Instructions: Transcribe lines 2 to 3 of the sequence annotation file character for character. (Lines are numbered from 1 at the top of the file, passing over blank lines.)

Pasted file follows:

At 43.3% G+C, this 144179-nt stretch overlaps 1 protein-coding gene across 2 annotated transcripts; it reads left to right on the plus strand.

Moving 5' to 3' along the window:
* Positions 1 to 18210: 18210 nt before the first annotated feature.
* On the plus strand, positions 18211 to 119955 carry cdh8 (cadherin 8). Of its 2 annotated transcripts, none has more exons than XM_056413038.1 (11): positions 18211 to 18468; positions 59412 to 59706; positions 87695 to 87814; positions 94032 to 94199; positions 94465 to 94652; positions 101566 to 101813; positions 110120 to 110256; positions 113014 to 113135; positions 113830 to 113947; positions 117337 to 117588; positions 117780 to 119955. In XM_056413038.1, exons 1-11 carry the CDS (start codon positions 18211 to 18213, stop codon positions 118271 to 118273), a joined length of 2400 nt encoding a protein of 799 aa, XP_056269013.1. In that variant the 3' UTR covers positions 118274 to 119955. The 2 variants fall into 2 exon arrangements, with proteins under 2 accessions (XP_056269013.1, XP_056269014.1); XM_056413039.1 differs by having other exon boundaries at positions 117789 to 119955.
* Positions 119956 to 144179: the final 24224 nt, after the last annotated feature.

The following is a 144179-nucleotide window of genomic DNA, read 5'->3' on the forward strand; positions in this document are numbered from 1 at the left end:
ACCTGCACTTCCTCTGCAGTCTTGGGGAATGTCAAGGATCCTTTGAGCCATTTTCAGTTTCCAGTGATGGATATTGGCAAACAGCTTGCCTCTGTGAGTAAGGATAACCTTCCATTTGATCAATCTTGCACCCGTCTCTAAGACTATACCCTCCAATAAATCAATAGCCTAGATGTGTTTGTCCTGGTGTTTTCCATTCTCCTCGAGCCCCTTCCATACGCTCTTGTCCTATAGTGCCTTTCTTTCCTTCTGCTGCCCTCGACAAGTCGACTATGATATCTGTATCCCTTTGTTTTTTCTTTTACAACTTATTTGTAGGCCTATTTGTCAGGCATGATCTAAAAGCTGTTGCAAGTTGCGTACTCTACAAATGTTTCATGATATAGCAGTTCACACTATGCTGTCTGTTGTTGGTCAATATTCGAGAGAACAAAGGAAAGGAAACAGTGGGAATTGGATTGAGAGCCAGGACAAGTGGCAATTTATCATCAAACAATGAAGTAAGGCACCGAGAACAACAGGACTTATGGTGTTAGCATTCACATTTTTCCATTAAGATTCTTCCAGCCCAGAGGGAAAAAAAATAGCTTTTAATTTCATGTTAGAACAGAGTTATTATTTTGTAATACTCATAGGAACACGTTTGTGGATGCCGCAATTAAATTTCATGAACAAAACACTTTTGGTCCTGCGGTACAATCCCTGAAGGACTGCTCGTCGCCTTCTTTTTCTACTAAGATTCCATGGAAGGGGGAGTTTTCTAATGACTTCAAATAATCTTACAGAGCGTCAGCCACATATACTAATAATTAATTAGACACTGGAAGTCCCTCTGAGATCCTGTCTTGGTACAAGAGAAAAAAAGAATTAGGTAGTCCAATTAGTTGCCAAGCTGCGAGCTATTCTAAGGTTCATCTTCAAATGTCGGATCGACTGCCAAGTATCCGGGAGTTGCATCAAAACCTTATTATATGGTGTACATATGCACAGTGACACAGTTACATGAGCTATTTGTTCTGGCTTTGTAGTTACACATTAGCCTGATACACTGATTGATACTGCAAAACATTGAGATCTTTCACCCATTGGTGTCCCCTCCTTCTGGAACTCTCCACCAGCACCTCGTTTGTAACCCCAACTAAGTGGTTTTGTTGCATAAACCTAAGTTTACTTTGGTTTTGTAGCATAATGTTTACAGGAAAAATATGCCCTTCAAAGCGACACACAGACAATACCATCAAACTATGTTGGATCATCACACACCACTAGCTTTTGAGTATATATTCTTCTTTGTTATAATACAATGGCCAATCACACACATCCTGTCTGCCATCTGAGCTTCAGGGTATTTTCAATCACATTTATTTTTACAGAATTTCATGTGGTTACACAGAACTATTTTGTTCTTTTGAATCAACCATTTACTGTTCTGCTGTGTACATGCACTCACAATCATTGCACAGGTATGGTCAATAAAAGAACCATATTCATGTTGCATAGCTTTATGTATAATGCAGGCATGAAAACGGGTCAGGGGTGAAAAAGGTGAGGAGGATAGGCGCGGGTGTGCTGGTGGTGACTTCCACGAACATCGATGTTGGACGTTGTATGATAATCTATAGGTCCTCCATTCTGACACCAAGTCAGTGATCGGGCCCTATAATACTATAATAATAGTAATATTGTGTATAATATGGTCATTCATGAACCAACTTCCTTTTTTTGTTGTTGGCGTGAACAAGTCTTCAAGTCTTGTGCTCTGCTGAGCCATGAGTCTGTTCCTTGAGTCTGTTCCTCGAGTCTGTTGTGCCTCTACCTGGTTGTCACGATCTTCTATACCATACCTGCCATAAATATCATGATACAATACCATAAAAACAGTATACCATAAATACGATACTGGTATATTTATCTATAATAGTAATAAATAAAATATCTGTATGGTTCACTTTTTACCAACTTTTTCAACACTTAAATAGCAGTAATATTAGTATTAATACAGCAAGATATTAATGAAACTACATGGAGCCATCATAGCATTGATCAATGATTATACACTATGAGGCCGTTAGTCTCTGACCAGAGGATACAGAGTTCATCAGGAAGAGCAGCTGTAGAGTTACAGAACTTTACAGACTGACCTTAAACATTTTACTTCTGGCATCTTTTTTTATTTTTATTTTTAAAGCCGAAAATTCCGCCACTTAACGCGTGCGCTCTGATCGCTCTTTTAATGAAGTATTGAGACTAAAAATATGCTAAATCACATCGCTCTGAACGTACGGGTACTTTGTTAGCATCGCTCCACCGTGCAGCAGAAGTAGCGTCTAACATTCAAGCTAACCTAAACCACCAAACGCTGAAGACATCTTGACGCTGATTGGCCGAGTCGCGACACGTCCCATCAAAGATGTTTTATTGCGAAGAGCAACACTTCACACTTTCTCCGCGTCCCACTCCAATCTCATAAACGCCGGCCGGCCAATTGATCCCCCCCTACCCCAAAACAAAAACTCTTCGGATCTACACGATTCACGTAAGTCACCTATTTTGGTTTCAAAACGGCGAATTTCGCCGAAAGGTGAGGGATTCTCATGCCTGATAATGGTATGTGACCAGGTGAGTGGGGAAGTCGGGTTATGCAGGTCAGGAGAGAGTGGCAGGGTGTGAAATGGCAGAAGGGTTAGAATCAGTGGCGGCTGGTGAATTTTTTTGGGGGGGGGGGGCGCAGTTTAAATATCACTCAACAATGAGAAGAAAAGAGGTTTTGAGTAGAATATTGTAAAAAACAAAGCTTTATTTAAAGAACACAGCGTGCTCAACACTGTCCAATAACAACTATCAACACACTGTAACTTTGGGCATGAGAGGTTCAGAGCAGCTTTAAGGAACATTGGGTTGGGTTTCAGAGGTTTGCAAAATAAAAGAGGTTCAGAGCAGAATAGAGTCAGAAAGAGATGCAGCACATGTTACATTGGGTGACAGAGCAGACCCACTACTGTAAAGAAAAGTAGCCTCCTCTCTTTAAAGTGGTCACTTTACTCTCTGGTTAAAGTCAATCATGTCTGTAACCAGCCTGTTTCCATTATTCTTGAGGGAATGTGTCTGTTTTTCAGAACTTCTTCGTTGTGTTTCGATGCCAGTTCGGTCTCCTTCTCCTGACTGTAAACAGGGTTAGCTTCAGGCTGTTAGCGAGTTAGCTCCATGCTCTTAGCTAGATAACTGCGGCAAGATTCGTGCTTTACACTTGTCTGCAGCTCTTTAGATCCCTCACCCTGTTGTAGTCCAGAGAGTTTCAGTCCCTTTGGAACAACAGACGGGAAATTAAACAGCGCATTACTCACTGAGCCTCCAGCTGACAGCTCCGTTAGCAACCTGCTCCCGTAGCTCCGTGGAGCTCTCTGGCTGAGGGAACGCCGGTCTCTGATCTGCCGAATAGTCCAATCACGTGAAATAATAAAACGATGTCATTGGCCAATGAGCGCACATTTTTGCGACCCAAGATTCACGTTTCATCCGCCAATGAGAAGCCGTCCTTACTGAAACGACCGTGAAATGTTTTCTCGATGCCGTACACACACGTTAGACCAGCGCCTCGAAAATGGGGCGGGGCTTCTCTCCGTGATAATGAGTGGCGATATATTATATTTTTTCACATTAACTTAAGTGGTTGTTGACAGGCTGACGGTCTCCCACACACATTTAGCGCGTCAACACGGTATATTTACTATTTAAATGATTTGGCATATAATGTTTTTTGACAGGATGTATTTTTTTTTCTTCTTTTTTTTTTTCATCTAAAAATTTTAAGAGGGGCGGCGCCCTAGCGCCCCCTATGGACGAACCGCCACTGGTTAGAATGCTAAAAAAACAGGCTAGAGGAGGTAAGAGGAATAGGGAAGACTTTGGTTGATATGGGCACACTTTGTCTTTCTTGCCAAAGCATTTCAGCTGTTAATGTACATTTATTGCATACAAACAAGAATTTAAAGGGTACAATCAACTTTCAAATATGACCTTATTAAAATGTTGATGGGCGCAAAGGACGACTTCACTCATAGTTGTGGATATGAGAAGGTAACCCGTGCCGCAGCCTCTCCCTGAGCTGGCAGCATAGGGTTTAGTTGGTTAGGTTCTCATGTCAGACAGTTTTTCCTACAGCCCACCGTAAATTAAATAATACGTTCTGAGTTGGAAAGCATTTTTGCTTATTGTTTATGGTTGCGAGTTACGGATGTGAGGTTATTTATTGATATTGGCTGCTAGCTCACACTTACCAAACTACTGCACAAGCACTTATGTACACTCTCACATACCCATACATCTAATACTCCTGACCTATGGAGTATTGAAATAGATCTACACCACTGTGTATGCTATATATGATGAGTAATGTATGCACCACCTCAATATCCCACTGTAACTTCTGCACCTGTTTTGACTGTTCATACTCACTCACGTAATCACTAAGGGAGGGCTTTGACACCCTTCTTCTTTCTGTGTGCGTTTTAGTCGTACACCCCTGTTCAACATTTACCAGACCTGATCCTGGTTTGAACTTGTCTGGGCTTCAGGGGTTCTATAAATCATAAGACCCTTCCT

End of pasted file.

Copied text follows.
Moving 5' to 3' along the window:
* Positions 1 to 18210: 18210 nt before the first annotated feature.